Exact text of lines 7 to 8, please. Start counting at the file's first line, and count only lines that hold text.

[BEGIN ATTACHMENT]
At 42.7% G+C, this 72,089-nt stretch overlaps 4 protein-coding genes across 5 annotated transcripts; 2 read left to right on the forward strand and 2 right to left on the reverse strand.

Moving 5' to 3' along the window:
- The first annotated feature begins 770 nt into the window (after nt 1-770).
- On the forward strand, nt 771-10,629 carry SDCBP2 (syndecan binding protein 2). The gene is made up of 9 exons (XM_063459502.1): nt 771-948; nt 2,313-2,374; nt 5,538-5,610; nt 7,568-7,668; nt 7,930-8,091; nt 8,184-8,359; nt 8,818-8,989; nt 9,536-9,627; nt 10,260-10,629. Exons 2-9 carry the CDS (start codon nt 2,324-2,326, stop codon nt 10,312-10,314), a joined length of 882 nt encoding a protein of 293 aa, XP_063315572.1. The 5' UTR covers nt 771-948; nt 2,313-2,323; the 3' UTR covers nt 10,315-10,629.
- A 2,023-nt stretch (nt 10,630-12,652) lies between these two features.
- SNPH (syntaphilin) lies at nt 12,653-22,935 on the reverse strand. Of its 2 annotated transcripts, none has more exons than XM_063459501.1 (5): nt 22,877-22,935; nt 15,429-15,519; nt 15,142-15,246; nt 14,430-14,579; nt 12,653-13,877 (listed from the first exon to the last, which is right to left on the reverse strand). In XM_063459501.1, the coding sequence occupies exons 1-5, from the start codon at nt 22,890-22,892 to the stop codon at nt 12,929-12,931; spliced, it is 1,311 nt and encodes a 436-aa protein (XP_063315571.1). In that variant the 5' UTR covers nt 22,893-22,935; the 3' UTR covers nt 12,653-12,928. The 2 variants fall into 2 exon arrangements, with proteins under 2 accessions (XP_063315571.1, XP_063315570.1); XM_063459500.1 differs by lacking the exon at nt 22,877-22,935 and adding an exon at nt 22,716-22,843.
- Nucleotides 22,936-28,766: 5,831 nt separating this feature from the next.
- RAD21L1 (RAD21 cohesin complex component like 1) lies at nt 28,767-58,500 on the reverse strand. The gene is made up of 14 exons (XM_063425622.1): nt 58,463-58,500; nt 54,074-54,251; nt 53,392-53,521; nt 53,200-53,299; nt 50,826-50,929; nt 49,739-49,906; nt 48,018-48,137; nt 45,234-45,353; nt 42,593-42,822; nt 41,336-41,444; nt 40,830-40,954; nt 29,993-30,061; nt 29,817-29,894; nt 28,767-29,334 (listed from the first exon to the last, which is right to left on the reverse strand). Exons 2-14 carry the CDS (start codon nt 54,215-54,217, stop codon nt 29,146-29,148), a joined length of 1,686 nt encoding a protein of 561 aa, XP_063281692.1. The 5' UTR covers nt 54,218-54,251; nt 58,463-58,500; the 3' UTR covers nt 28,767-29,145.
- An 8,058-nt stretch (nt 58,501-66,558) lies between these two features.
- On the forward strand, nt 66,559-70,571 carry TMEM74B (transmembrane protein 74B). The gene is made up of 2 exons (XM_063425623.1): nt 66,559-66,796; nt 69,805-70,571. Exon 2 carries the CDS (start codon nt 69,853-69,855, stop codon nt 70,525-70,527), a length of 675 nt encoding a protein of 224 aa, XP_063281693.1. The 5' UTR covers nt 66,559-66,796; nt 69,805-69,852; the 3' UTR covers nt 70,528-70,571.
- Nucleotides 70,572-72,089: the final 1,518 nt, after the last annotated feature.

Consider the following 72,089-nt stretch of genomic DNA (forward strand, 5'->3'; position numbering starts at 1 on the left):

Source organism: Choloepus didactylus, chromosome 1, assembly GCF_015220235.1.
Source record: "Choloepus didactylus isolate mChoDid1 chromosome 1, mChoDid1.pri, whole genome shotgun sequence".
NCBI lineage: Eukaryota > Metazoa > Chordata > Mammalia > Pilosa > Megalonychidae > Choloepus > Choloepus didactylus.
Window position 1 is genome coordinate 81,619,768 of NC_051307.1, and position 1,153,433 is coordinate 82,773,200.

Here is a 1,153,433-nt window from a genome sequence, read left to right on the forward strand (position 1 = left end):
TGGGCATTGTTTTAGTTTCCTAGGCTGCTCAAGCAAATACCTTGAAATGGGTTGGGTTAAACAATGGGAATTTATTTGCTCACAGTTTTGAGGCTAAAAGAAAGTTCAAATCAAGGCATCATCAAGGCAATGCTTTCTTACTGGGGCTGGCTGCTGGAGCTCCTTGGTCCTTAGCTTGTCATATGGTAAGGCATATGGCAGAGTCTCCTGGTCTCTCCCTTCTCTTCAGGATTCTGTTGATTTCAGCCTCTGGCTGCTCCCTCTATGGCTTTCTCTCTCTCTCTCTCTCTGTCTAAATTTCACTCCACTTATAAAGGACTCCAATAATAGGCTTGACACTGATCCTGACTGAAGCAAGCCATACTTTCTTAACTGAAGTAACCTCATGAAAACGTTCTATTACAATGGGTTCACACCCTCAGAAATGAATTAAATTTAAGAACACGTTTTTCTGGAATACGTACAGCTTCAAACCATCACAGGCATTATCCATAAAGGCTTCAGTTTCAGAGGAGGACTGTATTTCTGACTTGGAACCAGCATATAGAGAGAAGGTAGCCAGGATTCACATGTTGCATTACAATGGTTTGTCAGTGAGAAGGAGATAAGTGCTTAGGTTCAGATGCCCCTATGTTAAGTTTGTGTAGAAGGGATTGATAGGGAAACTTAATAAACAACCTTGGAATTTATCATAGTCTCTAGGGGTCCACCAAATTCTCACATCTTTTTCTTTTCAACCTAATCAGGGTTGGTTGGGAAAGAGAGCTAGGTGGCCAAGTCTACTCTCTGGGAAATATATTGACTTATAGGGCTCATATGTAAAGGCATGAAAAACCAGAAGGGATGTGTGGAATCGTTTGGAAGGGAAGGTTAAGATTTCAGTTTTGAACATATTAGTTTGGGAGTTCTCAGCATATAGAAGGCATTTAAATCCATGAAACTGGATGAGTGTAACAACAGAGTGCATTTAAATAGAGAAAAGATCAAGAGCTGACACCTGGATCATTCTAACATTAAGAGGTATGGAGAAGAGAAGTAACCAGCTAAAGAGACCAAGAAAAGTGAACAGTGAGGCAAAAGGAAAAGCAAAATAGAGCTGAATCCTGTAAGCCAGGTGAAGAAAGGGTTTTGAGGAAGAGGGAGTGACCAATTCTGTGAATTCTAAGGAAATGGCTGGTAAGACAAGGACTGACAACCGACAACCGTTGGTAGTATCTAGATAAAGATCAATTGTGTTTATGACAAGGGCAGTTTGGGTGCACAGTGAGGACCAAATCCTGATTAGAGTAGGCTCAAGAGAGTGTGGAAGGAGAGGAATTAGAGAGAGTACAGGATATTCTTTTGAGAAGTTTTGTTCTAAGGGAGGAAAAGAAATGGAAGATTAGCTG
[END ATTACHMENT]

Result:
- Nucleotides 22,936-28,766: 5,831 nt separating this feature from the next.
- RAD21L1 (RAD21 cohesin complex component like 1) lies at nt 28,767-58,500 on the reverse strand. The gene is made up of 14 exons (XM_063425622.1): nt 58,463-58,500; nt 54,074-54,251; nt 53,392-53,521; nt 53,200-53,299; nt 50,826-50,929; nt 49,739-49,906; nt 48,018-48,137; nt 45,234-45,353; nt 42,593-42,822; nt 41,336-41,444; nt 40,830-40,954; nt 29,993-30,061; nt 29,817-29,894; nt 28,767-29,334 (listed from the first exon to the last, which is right to left on the reverse strand). Exons 2-14 carry the CDS (start codon nt 54,215-54,217, stop codon nt 29,146-29,148), a joined length of 1,686 nt encoding a protein of 561 aa, XP_063281692.1. The 5' UTR covers nt 54,218-54,251; nt 58,463-58,500; the 3' UTR covers nt 28,767-29,145.